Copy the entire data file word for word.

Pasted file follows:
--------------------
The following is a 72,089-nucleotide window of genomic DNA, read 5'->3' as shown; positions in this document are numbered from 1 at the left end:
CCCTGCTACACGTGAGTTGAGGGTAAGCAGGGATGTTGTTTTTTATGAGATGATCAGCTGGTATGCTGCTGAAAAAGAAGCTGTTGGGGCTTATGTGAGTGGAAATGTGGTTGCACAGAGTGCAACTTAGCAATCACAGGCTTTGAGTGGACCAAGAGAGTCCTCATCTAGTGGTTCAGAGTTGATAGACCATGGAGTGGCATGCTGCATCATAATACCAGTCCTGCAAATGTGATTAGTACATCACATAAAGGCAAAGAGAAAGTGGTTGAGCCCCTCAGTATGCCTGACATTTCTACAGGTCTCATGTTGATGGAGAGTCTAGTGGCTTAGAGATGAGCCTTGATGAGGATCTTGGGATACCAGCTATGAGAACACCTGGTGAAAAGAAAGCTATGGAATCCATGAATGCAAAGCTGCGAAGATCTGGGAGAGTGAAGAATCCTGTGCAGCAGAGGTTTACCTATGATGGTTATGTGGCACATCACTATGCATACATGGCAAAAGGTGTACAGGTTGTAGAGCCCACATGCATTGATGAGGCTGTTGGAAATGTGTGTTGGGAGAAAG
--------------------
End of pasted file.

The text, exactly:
The following is a 72,089-nucleotide window of genomic DNA, read 5'->3' as shown; positions in this document are numbered from 1 at the left end:
CCCTGCTACACGTGAGTTGAGGGTAAGCAGGGATGTTGTTTTTTATGAGATGATCAGCTGGTATGCTGCTGAAAAAGAAGCTGTTGGGGCTTATGTGAGTGGAAATGTGGTTGCACAGAGTGCAACTTAGCAATCACAGGCTTTGAGTGGACCAAGAGAGTCCTCATCTAGTGGTTCAGAGTTGATAGACCATGGAGTGGCATGCTGCATCATAATACCAGTCCTGCAAATGTGATTAGTACATCACATAAAGGCAAAGAGAAAGTGGTTGAGCCCCTCAGTATGCCTGACATTTCTACAGGTCTCATGTTGATGGAGAGTCTAGTGGCTTAGAGATGAGCCTTGATGAGGATCTTGGGATACCAGCTATGAGAACACCTGGTGAAAAGAAAGCTATGGAATCCATGAATGCAAAGCTGCGAAGATCTGGGAGAGTGAAGAATCCTGTGCAGCAGAGGTTTACCTATGATGGTTATGTGGCACATCACTATGCATACATGGCAAAAGGTGTACAGGTTGTAGAGCCCACATGCATTGATGAGGCTGTTGGAAATGTGTGTTGGGAGAAAG